The AntiBotics turn pills and regimens into stories. Through an absorbing, fun, informative digital tale, caretakers and kids learn when and how to take antibiotics.
Each pill is unique and embodies an "Antibot." They all have names, physical characteristics and personality traits. The child swallows the first robot and can, together with the caretaker, read about the trials and tribulations as the robot explores the inner-body world of the child, learning valuable lessons about how antibiotics works.
The following day, the second robot joins the first until the end when the whole team solves the problem together. The child and caretaker learn the final lesson - finishing the course means that even the sneakiest bacteria is found.
A scene from the Antibotics story featuring two of the robots already “on the ground” inside of the body.
This concept is about using storytelling to change behaviour in medication adherence.
Antibiotic resistance is largely a result of people’s behaviour. There are two main issues.
First, people take antibiotics for colds, the flu and other viral infections, although these drugs only work on bacterial conditions.
Second, people stop taking antibiotics when they feel better, but before finishing the course.
Improper use means more bacteria are exposed to antibiotics for the wrong reason, or in weak doses. The bacteria survives and pass on their resistance as they multiply.
Research shows that the human brain is better at retaining and recalling information and concepts when they are presented in a story format.
Information structured through a narrative makes for very powerful mnemonic devices because stories provide order and structure allowing new information to slot into existing schemas and cognitive maps we already have about the world.
The story format provides familiarity and predictability, setting us up to take in new information and vicariously deal with emotional stress and conflict through the story’s protagonists.
Although our AntiBotics concept was aimed at antibiotics adherence, I see storytelling in medicine as having a much bigger potential and impact if it was adapted for, say, chronic illnesses like diabetes or cardiovascular diseases.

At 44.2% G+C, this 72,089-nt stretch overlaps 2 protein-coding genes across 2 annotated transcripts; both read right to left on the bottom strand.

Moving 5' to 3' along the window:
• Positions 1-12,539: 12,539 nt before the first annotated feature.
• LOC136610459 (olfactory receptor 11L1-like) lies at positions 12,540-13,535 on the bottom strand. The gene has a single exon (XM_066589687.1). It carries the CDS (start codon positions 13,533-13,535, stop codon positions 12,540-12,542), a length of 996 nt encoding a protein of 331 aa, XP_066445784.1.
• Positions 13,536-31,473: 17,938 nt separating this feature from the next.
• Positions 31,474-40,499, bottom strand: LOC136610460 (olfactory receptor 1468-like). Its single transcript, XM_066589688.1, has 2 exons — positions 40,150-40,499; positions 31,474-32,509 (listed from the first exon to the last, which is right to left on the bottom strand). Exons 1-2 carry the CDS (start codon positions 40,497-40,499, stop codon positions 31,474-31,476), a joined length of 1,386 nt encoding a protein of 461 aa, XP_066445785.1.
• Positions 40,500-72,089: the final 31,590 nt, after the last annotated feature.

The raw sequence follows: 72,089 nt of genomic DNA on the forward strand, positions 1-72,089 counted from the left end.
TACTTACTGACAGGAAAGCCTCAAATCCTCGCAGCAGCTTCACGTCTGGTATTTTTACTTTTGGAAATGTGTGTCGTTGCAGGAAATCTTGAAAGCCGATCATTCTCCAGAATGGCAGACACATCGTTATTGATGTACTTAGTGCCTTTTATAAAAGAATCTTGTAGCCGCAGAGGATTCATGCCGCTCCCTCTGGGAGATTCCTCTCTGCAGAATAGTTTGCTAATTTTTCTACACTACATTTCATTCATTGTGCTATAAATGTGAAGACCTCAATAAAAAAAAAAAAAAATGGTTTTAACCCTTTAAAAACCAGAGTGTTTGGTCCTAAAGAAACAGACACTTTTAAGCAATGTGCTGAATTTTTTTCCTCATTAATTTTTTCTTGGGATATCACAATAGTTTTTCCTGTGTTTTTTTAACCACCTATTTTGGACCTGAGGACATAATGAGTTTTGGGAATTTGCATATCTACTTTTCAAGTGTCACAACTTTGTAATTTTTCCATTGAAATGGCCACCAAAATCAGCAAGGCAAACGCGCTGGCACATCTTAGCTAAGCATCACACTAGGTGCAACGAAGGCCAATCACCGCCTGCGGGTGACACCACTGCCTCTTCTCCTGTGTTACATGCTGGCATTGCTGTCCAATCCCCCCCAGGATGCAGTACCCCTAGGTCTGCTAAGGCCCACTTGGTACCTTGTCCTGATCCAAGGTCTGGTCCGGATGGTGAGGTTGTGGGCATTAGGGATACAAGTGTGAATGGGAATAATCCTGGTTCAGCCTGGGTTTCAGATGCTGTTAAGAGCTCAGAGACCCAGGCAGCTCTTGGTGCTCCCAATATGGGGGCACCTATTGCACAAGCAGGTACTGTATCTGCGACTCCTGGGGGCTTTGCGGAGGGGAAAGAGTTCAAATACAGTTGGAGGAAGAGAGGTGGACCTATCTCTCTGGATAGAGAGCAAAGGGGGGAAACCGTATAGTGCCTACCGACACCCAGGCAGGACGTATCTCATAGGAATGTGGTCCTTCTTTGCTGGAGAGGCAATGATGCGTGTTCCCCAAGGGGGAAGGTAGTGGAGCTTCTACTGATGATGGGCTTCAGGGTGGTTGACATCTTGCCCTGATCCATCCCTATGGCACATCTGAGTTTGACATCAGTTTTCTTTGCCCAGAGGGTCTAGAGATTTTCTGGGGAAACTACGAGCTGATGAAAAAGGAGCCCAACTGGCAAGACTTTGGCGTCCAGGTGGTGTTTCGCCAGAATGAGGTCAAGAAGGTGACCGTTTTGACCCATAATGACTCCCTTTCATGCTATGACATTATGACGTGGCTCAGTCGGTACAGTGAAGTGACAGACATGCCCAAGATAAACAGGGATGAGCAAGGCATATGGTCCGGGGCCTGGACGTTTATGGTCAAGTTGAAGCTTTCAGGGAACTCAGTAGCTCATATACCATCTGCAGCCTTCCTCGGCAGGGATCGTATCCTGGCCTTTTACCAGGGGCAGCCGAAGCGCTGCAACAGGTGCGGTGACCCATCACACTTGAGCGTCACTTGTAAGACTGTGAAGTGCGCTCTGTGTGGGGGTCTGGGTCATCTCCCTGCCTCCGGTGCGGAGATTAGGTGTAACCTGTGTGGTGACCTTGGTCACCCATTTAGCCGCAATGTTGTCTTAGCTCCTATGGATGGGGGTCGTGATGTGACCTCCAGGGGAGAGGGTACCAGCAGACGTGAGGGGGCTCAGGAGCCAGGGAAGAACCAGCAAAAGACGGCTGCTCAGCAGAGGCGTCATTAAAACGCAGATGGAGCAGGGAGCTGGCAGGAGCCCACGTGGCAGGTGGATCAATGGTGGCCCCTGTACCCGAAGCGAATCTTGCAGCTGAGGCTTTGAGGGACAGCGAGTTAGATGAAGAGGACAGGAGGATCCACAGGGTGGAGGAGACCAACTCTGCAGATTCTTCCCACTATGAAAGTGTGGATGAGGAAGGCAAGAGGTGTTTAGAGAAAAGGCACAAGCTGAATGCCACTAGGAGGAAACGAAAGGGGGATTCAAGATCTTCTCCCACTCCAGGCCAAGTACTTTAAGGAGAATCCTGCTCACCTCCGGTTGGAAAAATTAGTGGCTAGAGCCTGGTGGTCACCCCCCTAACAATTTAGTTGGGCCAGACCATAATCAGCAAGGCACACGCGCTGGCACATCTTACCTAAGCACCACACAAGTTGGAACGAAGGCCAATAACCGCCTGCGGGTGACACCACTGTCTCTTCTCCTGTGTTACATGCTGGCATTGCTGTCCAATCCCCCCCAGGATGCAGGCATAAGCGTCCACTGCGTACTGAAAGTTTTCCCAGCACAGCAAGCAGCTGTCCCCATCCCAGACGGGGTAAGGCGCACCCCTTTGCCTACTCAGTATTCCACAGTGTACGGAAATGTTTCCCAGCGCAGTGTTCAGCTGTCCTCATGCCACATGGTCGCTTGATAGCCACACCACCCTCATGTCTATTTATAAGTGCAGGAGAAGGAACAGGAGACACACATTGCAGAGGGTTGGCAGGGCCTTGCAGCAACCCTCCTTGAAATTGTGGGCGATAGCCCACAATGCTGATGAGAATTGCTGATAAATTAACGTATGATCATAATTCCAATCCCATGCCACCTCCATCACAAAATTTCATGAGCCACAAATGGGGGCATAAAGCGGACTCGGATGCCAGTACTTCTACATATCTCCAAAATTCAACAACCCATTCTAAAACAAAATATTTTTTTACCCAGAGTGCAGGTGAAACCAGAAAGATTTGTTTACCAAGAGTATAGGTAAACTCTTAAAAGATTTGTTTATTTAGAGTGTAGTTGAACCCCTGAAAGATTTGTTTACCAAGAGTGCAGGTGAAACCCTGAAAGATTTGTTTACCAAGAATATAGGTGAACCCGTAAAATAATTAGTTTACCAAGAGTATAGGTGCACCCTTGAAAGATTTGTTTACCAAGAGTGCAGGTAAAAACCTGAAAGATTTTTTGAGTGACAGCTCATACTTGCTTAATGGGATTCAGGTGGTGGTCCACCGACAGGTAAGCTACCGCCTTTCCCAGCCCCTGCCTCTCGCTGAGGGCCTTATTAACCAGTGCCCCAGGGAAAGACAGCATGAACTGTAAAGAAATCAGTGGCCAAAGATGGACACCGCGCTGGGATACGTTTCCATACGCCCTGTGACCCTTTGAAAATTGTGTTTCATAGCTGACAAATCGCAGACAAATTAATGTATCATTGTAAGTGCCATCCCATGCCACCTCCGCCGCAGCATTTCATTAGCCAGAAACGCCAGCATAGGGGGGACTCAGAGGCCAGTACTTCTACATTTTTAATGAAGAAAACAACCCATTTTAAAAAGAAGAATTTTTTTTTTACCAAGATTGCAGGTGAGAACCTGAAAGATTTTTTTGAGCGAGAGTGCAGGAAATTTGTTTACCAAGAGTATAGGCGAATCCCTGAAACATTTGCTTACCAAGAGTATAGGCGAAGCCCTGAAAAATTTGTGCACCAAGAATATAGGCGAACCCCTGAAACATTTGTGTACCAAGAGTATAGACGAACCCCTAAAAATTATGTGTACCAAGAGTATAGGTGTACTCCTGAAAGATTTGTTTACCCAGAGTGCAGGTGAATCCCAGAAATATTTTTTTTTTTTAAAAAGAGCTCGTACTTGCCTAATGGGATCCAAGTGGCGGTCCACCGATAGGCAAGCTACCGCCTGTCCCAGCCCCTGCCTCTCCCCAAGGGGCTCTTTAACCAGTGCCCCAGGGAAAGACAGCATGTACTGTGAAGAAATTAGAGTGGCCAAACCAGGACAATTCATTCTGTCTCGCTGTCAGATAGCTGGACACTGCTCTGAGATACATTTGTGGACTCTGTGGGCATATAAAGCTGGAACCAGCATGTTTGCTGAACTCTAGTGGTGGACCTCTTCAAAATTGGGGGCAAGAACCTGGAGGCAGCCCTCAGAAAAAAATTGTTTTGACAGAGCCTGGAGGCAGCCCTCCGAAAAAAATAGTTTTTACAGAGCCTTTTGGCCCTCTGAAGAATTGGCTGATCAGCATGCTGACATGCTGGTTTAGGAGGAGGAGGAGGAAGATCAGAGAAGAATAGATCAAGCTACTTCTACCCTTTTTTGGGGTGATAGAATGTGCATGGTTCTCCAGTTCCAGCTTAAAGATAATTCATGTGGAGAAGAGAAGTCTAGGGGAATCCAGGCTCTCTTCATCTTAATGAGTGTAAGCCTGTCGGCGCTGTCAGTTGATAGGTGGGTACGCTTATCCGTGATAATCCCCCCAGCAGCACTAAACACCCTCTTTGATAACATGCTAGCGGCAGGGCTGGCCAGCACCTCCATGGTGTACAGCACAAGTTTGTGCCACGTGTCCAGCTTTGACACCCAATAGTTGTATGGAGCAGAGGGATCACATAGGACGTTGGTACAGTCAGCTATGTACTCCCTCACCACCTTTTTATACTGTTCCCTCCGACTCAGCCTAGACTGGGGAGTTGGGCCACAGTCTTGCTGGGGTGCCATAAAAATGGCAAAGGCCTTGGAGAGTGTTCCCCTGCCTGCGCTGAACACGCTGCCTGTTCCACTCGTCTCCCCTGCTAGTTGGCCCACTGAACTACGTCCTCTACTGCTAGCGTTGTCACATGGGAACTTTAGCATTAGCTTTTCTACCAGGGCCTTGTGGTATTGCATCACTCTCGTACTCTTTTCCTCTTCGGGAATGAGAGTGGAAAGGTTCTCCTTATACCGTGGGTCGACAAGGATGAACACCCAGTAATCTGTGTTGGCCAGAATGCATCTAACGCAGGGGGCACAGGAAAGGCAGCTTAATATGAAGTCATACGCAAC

There, the challenge lies in communicating the importance of taking medicine, but also supporting the patient to keep taking the medicine — perhaps for the rest of their lives — even if they can’t see the direct and immediate benefits. In one study of coronary heart disease, only 50% of respondents were using prescribed medications two years after being discharged from hospital.
Storytelling is just one approach though. There’s a huge library of research into what we pay attention to, how we learn and remember, and the influence of emotion. Psychology’s rich insights about how our minds work are invaluable principles and cues for designers.
• Reduce misuse of antibiotics to prevent multi-resistance bacteria
• Sporadically during the course of two years
• In the final push, my colleagues Miha Feuš made the gorgeous 3D mockups, Jack Haslehurst made the adorable AntiBotics characters and Ed White our wonderful editor whipped my writing into shape
I truly think that design has a lot to offer even with something so technical/medical as the problem of multi-resistant bacteria. The human element is often a cause of the problem but also the key to the solution, something researchers sometimes fail to recognise. I am still looking for someone who might be interested in pushing this further or funding this effort so that we can take this from a purely conceptual state and work towards realisation.